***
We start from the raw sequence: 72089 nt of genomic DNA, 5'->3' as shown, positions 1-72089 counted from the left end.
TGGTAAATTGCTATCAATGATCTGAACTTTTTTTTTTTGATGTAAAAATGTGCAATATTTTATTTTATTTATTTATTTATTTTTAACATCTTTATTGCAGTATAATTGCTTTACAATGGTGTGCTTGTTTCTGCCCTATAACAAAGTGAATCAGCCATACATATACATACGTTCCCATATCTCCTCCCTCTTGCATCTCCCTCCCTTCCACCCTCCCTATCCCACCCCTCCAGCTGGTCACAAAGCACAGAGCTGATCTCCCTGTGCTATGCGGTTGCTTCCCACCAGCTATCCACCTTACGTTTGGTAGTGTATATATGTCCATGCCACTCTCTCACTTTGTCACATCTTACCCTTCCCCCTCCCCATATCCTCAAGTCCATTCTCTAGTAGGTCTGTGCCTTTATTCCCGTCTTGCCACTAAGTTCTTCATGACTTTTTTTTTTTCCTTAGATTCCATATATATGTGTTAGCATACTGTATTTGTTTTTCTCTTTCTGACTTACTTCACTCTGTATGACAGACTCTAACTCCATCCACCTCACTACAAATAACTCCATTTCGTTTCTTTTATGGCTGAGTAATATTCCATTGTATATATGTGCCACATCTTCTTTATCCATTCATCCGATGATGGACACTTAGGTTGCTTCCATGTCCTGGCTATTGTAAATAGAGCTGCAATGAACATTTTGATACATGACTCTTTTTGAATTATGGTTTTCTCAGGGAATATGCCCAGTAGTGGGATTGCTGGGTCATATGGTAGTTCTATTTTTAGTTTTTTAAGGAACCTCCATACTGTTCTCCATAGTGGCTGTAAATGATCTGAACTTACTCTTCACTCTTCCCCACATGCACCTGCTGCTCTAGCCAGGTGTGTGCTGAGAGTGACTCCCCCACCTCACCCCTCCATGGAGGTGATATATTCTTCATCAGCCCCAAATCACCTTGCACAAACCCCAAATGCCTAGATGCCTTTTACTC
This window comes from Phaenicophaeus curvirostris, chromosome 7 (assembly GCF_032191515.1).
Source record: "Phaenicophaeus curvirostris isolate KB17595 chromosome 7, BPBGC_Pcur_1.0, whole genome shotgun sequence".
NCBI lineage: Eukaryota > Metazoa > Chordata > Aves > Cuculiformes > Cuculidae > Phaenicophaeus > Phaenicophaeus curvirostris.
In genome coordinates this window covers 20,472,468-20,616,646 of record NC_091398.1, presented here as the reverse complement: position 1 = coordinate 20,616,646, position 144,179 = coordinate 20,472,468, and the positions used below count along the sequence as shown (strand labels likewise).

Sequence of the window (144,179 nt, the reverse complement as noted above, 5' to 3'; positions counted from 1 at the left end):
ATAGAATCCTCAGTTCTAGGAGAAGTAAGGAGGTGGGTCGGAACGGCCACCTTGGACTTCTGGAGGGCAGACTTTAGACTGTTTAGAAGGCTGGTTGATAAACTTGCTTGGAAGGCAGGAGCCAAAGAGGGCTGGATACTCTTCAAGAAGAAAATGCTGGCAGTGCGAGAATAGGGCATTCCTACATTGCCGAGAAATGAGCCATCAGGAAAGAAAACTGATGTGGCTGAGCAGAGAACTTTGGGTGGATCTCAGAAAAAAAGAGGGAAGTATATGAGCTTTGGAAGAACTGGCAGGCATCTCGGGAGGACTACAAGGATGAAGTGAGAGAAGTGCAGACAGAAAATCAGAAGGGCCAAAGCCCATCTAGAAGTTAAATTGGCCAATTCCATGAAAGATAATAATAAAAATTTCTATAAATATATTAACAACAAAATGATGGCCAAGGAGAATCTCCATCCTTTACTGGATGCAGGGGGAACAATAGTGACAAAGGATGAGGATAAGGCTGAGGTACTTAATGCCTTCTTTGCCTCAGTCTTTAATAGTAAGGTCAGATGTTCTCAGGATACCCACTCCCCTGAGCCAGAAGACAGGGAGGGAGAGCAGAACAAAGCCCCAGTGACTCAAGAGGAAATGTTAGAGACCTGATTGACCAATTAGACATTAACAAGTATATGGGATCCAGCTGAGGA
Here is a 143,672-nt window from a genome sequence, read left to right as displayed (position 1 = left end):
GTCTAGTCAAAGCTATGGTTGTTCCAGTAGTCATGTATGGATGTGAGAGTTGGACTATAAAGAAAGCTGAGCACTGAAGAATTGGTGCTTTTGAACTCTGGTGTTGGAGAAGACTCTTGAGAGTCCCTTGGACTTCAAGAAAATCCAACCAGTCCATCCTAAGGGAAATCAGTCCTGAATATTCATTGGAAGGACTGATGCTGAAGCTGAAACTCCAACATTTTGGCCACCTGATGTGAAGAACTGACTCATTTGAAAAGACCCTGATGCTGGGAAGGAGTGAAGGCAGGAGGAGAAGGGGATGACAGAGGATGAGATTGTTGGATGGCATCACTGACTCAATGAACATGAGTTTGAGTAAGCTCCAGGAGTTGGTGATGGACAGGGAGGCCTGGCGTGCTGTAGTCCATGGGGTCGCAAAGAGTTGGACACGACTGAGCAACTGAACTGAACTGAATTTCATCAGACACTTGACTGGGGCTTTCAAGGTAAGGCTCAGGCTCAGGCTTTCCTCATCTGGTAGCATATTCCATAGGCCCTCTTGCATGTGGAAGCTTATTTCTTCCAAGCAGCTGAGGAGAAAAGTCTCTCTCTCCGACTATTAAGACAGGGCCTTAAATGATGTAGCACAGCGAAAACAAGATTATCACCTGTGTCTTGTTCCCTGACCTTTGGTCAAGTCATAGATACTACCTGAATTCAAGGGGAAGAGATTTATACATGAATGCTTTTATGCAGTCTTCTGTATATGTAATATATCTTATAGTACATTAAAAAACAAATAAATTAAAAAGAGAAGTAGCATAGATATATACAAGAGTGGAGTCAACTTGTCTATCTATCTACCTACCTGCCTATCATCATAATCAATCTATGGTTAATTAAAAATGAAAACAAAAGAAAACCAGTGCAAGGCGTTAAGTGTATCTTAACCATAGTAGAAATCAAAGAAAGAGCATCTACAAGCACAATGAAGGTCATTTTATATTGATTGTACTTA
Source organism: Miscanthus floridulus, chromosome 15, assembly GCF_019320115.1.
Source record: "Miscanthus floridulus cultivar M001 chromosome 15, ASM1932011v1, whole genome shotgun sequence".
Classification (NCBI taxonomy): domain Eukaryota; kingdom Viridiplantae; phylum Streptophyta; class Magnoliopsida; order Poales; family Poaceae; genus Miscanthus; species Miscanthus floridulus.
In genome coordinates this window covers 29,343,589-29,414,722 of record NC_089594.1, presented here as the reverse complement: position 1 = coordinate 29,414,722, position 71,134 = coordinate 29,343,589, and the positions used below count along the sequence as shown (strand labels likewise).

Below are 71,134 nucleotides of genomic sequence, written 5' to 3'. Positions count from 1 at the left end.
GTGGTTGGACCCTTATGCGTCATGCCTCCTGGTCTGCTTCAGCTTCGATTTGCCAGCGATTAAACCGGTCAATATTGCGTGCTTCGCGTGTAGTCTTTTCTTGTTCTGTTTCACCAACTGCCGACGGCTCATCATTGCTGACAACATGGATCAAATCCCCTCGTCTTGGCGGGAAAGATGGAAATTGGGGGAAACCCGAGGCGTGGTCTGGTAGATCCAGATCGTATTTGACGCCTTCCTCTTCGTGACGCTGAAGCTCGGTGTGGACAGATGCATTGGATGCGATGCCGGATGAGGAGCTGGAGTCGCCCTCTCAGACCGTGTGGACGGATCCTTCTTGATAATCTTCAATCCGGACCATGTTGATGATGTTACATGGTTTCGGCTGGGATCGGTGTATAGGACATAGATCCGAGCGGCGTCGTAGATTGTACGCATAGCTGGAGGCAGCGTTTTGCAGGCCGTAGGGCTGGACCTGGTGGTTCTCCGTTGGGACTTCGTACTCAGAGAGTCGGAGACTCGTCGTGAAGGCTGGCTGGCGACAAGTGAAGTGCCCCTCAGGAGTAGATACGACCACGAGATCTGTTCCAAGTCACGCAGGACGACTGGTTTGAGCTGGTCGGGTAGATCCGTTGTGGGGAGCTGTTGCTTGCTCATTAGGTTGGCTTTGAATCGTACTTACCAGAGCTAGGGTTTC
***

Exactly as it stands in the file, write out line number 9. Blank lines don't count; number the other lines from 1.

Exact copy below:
Here is a 143,672-nt window from a genome sequence, read left to right as displayed (position 1 = left end):